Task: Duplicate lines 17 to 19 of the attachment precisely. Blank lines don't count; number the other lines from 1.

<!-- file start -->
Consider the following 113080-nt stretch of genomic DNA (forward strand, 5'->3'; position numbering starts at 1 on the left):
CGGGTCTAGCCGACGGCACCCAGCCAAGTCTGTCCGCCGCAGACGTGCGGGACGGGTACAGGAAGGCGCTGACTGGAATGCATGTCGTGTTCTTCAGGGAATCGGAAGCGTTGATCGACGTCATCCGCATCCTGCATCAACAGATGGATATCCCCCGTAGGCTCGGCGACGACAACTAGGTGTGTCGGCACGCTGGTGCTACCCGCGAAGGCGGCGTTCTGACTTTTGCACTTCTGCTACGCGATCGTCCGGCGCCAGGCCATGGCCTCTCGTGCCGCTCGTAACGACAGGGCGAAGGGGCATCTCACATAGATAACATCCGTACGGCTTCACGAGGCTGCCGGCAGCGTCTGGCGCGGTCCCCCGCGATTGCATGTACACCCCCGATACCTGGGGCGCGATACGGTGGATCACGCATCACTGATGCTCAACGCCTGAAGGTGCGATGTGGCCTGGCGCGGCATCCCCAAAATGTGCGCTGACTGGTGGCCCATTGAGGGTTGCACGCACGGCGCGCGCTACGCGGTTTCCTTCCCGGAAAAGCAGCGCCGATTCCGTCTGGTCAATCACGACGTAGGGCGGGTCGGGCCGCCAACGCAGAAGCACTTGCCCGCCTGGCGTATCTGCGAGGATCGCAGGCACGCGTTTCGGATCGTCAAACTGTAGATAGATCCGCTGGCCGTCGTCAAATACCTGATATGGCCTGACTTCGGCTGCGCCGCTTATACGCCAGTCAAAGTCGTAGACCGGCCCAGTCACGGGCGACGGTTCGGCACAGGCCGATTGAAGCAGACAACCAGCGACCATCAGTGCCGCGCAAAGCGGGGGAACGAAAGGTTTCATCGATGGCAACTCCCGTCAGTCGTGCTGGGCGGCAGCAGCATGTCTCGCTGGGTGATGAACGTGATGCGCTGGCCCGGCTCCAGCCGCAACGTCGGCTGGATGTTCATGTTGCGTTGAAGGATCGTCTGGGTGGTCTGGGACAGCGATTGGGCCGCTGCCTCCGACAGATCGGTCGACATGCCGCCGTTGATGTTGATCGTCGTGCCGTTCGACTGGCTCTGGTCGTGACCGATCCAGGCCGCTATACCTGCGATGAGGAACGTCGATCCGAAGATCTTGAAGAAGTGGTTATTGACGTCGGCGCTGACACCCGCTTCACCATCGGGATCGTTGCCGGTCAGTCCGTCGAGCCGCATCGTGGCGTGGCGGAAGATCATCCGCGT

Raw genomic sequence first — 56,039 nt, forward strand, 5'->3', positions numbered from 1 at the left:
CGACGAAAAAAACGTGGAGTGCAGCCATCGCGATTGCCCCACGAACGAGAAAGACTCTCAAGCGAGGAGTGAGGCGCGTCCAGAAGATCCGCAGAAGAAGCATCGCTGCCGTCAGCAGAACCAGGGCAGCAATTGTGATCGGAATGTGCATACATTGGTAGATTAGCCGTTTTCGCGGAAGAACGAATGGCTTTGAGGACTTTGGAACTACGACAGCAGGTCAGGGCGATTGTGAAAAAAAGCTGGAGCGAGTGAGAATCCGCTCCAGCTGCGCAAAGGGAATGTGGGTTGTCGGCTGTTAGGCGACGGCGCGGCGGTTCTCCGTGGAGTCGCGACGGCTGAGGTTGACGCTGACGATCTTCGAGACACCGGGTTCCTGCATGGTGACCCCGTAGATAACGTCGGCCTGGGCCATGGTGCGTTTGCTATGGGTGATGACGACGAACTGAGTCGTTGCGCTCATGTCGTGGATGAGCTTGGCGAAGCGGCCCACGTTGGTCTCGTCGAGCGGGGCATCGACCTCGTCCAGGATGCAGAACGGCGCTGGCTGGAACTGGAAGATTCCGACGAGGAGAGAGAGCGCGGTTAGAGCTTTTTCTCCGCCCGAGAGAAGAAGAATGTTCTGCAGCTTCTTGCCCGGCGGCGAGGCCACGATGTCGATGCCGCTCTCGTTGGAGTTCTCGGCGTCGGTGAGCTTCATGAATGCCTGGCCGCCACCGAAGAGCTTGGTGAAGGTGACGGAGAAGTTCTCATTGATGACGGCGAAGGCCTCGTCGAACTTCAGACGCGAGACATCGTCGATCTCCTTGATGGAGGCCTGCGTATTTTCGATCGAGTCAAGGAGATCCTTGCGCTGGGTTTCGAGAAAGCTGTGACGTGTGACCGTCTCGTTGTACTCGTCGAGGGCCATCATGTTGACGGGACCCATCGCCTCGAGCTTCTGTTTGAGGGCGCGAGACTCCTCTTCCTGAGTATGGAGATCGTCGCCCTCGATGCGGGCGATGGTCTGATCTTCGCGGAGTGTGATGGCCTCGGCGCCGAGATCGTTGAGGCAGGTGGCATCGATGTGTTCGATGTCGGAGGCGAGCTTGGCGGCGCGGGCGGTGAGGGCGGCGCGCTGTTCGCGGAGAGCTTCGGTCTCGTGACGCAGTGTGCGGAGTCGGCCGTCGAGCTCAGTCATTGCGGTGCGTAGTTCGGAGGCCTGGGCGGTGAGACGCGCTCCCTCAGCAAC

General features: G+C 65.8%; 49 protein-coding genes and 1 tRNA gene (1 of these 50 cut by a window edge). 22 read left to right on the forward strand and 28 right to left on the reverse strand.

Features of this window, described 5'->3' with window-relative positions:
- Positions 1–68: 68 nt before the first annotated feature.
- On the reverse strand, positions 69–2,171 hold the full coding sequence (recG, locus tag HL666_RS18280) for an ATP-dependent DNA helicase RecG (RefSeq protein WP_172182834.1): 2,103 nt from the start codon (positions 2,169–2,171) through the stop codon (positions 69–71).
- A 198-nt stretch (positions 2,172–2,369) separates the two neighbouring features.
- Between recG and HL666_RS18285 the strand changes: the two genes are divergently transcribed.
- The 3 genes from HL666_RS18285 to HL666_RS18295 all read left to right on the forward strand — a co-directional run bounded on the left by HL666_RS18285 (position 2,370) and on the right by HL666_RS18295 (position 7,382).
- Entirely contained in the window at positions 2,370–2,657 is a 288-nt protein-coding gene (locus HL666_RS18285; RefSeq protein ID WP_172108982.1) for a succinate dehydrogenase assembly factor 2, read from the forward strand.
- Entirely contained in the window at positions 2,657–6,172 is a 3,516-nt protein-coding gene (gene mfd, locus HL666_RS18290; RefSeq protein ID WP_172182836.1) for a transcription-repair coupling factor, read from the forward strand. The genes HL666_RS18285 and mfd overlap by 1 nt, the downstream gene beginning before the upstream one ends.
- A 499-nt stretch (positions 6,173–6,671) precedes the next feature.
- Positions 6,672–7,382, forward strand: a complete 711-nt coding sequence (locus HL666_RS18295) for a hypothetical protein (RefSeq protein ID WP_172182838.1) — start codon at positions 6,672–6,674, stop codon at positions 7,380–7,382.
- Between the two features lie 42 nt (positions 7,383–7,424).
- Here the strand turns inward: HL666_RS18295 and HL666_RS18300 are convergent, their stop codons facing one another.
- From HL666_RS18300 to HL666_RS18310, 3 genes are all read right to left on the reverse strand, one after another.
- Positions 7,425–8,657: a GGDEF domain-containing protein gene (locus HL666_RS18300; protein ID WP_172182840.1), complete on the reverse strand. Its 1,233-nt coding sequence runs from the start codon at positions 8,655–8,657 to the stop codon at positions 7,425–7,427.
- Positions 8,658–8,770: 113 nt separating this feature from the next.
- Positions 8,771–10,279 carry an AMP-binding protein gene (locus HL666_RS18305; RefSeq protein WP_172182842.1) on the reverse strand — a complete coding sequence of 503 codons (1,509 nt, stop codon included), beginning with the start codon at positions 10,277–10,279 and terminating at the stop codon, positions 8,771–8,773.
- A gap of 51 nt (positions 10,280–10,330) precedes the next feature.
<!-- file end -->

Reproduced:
- Here the strand turns inward: HL666_RS18295 and HL666_RS18300 are convergent, their stop codons facing one another.
- From HL666_RS18300 to HL666_RS18310, 3 genes are all read right to left on the reverse strand, one after another.
- Positions 7,425–8,657: a GGDEF domain-containing protein gene (locus HL666_RS18300; protein ID WP_172182840.1), complete on the reverse strand. Its 1,233-nt coding sequence runs from the start codon at positions 8,655–8,657 to the stop codon at positions 7,425–7,427.